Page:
By Andrew Cohen
For many in the Berkeley Law community, especially those of Latinx descent, Cruz Reynoso ’58 represents a towering figure. The son of Mexican immigrant farm workers, Reynoso went from working in the fields as a child to becoming the California Supreme Court’s first Latinx justice and an iconic public servant over his remarkable career.
But for students, faculty, and alumni mourning his death on May 7 at age 90, Reynoso is also remembered for his generosity, modesty, and commitment to helping underrepresented students achieve a career in law.
“Cruz Reynoso was a role model for all of us in how to use one’s career to advance social justice,” says Berkeley Law Dean Erwin Chemerinsky. “He accomplished so much and did so with such warmth and humility. He will be enormously missed.”
Each year, the Cruz Reynoso Fellowship supports Latinx Berkeley Law students pursuing otherwise unpaid summer public interest internships and judicial externships. Before the annual gala that helps fund those fellowships, members of La Alianza (formerly the La Raza Law Students Association) would hold a luncheon with Reynoso.
“We loved listening to Justice Reynoso talk about his ‘justice bone’ because it reminded us that we could make a difference,” says Maria Beltran ’19, who chaired the 2018 gala. “He reminded us to maintain our conviction, have courage, and center our communities. He was a trailblazer for us all. So many of us were heartbroken to hear of his passing, but we know that his spirit and justice bone lives on in all of us, and the countless Latinx students who have yet to grace Berkeley Law’s halls.”
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That year, the gala expanded to provide bar stipends to graduating law students embarking on public interest careers. For Erika Hernandez ’18, who also played a lead role in planning the event, providing quality legal services to underserved communities — and advancing underrepresented students’ legal careers — honor Reynoso’s legacy.
“The annual luncheon was especially meaningful because Justice Reynoso sat down with a small group of us and shared his experiences in an intimate setting,” she recalls. “Many of us are immigrants, first-generation Americans, or the first in our families to attend professional school. We hadn’t had much access to leaders in the legal profession, much less advice from a justice with a similar upbringing or a name that sounded like ours. Justice Reynoso made us feel like there was a place for us in the legal profession.”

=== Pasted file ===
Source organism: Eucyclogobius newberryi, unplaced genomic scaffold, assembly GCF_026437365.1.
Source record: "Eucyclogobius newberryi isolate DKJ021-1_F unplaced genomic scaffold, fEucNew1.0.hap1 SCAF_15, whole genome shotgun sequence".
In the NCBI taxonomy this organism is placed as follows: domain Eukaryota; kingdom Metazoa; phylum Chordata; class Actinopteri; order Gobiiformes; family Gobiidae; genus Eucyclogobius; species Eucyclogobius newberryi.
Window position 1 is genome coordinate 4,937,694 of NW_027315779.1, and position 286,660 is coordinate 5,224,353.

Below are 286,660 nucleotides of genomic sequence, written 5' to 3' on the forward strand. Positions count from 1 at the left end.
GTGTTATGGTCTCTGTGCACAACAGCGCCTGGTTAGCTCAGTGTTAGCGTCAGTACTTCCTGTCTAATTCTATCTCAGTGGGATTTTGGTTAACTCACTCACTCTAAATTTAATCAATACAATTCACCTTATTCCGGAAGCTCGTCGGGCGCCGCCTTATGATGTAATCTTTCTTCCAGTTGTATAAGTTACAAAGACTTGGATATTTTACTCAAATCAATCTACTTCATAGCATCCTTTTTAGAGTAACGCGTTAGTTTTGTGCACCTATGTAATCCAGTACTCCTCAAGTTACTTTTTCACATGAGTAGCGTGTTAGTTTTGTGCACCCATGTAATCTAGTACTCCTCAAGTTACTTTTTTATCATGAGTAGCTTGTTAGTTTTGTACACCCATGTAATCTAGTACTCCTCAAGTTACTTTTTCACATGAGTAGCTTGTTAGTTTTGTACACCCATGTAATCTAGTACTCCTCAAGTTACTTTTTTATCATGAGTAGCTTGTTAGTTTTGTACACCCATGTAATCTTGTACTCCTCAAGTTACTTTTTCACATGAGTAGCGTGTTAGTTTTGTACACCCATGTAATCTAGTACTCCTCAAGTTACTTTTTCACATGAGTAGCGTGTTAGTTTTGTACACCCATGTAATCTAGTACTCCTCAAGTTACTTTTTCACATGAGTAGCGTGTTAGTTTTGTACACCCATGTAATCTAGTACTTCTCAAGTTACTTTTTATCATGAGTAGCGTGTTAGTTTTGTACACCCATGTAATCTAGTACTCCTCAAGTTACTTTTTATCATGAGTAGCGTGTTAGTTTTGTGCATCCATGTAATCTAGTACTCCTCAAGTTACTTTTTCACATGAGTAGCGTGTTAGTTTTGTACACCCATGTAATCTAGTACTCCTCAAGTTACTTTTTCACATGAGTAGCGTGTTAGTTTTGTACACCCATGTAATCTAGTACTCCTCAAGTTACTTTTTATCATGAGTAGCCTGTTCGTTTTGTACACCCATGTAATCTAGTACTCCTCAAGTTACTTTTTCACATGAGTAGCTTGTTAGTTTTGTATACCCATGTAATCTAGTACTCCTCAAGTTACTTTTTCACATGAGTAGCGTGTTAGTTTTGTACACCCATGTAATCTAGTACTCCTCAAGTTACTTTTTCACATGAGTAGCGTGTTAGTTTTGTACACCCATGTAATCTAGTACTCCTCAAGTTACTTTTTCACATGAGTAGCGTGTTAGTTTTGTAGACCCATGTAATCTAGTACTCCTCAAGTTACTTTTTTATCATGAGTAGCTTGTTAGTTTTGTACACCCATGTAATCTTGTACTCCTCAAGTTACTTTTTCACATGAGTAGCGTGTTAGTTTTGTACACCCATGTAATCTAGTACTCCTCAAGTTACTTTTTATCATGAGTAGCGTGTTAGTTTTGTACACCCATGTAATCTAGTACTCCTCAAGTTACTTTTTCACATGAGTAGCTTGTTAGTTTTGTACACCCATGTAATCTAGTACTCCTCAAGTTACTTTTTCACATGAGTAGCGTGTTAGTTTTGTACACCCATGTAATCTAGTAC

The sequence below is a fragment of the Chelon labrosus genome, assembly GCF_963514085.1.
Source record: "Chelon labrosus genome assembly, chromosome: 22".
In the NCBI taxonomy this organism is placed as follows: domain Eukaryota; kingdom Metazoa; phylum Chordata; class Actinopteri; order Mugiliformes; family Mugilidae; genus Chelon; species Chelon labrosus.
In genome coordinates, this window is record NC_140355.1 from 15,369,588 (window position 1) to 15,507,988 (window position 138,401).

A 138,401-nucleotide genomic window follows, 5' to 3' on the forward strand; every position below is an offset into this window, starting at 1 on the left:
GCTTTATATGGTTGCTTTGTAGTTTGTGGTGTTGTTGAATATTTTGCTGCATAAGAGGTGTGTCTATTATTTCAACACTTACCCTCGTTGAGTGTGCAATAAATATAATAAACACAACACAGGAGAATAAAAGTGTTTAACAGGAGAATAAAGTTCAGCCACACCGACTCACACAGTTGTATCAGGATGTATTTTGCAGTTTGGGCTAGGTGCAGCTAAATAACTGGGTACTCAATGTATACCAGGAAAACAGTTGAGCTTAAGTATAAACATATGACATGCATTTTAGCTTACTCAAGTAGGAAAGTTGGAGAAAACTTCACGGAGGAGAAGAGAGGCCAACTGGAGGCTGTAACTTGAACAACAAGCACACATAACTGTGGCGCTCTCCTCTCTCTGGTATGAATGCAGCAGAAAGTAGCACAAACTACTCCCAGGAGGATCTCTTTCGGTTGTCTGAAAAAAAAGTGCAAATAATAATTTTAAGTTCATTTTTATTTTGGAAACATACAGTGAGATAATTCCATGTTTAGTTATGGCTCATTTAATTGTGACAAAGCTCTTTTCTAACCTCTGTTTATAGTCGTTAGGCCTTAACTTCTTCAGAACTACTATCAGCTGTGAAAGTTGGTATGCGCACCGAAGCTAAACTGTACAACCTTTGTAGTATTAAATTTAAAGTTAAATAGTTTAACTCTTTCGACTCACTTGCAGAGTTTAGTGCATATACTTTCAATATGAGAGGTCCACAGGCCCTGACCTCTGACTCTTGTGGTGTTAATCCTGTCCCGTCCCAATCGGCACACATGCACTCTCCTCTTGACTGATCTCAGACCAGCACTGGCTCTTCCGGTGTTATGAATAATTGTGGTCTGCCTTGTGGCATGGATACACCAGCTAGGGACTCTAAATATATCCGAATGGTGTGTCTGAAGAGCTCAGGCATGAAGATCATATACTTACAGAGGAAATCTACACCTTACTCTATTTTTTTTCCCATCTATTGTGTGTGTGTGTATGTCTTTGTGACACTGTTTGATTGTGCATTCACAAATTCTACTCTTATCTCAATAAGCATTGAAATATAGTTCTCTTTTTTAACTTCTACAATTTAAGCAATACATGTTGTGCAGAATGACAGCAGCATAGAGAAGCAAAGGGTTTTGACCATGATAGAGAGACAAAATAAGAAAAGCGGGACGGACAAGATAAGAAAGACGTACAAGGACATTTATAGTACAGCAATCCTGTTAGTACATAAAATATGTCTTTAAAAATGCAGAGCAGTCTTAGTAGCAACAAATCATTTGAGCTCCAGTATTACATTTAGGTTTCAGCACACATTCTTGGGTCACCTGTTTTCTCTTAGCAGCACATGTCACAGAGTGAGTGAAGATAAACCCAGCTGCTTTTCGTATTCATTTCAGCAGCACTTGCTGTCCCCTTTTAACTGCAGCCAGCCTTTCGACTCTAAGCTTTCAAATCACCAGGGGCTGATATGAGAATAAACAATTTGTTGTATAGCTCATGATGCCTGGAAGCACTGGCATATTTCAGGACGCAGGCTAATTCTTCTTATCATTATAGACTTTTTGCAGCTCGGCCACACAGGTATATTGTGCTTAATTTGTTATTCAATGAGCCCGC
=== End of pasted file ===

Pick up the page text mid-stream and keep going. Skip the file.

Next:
A determined public servant
The recipient of numerous awards over his 50-plus years in public service, including the Presidential Medal of Freedom in 2000, Reynoso became a heralded civil rights advocate whose work buoyed immigrants, farm workers, and the rural poor. An award-winning 2010 documentary about his life, “Cruz Reynoso: Sowing the Seeds of Justice,” highlighted his early drive for equity.
It included protesting segregated schools and leading a successful petition effort to the U.S. Postmaster General for rural mail delivery — spurred by the post office not bringing mail to the Latinx barrio where his family lived.
In 2014, as part of his National Hispanic Hero Award ceremony, Reynoso described his longtime commitment to social justice.
“That means real justice, not just legal justice,” he said. “Are we doing what we should in terms of medical attention to all of our people? Are we doing what we should in terms of educating our young people? Are we doing everything we need to do in terms of making sure the laws truly represent the interests of the people? Do we have real justice for all the people in this state and this country and this world? That’s really what I’ve devoted my life to.”